By Julia Slater and Alexander Künzle
The European Court of Human Rights issued a long-awaited ruling on Friday, turning down two appeals from Swiss Muslims against Switzerland’s ban on building minarets.
The ruling by the court in Strasbourg has been met with no surprise, by either opponents or supporters of the Swiss law.
In a popular vote November 2009 the Swiss approved an initiative to add to the constitution a ban on the construction of any new minarets. Of those who voted, 57 per cent were in favour.
Silvia Bär, deputy secretary-general of the right-wing People’s Party, which supported the minaret ban, told swissinfo.ch that the party had expected that the Strasbourg ruling would go the way it did.
“As we have always said, the minaret initiative does not affect either the freedom of religion nor the right to practise a religion,” she said.
The party expects to see the same ruling in the cases that are still pending.
Walter Wobmann, the chairman of the committee that launched the anti-minaret initiative, told the Swiss News Agency that he was “naturally pleased” at the ruling – but added that the court could hardly have decided otherwise.
“We are a sovereign state, the people voted clearly in favour of the minaret initiative and the initiative had been declared valid,” he said.
A necessary step
Although the Strasbourg ruling is definitive, and other similar cases will certainly be thrown out on the same grounds, the plaintiffs are not downhearted.
“We suspected that it would be ruled inadmissible, but it was necessary to take this step,” said Hafid Ouardiri, co-president of the Interknowing Foundation, and former spokesman for the Geneva mosque, who submitted one of the appeals to the Strasbourg court.
Ouardiri had included in his case the claim that “he had no effective remedy available to seek a ruling that the constitutional amendment was in breach of the European Convention on Human Rights”.
He told the Swiss News Agency that he felt “positive and calm” after the ruling: the European court had “set a process in motion”, and reminded the Swiss state of its duty.
He was apparently referring to the judges’ statement that the Swiss courts “would be able to examine the compatibility of a possible refusal to authorise the construction of a minaret with the [European Human Rights] Convention”.
Ouardiri’s lawyers issued a statement saying they were “encouraged” by the ruling, since they were convinced the Swiss courts were bound to conclude that the ban violates human rights and is a threat to religious peace.
Yahya Hassan Bajwa, who heads an office for intercultural communication in Switzerland and is a member of the Aargau cantonal parliament told swissinfo.ch that he could understand why a minority that feels legally discriminated against should have lodged an appeal.
He expressed disappointed that the People’s Party should come up with initiatives of this kind which “disturb the country’s social peace”. The behaviour of Muslims in Switzerland shows that they behave democratically, he said.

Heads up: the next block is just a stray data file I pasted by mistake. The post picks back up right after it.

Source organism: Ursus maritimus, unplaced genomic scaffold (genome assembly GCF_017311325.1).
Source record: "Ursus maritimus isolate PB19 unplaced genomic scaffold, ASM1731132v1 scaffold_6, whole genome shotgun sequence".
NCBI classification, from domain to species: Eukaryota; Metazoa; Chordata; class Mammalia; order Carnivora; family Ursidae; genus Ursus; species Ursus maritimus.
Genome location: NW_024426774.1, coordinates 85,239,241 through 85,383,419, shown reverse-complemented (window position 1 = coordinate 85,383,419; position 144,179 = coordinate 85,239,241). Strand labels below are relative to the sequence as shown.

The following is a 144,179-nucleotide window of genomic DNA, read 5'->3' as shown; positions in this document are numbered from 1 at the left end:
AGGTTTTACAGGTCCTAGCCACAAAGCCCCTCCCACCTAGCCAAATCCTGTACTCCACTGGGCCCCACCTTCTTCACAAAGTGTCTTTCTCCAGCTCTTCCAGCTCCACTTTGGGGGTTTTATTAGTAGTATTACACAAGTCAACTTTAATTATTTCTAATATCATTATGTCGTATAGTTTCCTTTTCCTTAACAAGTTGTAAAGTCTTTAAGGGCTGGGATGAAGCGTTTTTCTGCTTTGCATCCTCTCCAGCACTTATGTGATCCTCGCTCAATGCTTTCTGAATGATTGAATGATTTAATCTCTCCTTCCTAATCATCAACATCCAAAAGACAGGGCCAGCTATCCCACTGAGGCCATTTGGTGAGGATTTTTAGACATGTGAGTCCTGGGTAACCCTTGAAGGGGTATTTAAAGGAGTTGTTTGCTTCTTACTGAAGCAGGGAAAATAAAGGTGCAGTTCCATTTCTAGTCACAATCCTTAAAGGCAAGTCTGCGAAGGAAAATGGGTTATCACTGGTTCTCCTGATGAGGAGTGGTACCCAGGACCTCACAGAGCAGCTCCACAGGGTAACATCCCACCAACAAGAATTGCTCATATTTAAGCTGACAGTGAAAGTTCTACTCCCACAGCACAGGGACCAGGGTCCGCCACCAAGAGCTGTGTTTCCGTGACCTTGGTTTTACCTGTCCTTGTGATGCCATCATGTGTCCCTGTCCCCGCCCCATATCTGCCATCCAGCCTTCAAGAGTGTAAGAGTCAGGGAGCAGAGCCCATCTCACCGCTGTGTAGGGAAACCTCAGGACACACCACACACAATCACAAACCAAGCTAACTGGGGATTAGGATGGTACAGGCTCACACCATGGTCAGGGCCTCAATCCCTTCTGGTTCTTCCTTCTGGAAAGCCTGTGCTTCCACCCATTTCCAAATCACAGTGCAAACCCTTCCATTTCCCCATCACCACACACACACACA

Swiss international human rights lawyer Walter Kälin told swissinfo.ch that the appeals laid by Ouardiri and the other plaintiffs – a group of Swiss Muslim organisations – had made no difference to the issue.
It is a well-established principle that only people who are directly affected by a law can take their case to the Strasbourg court, he said. This can only be done once they have exhausted all possible recourses in their own country.
“You can’t go to Strasbourg in order to combat a law in general terms, or to have it checked,” he explained.
“If an actual group submitted a building application for a minaret, and didn’t get a permit, and then went through the Swiss courts – the administrative court up to the federal court [Switzerland’s highest legal body], and if the federal court then said: ‘You cannot have a permit because of the article in the Constitution’, it’s only at that stage that Strasbourg can look into the case.”
There is potentially such a case in Switzerland already: Muslims in the town of Langenthal in canton Bern had been given permission to build a minaret before the vote was held. This case is still going through the Swiss legal system, as opponents of minarets appeal against lower court rulings that construction can go ahead.
The fate of the Langenthal minaret is not affected by Friday’s decision in Strasbourg.
And as Kälin told swissinfo.ch, the ruling does not pre-empt appeals by future would-be builders of minarets either. They too would take their case up the Swiss courts, and could appeal to Strasbourg if they lost in the federal court.
Taking a wider view, Kälin pointed out that the European Court has always been called upon to make rulings about new laws.
“At the moment these tend to be to do with religion, for a while it tended to be laws on fighting terrorism. Back in the 1970s and 1980s it was very often a matter of bans on films or books,” he recalled.
“There have always been certain circles that have called for Switzerland to withdraw from the Human Rights Convention. Thought is free, and politicians can demand this kind of thing if they want to. But withdrawal would not be a matter for a nationwide vote; it would need a majority in parliament. And I really can’t imagine such a thing.”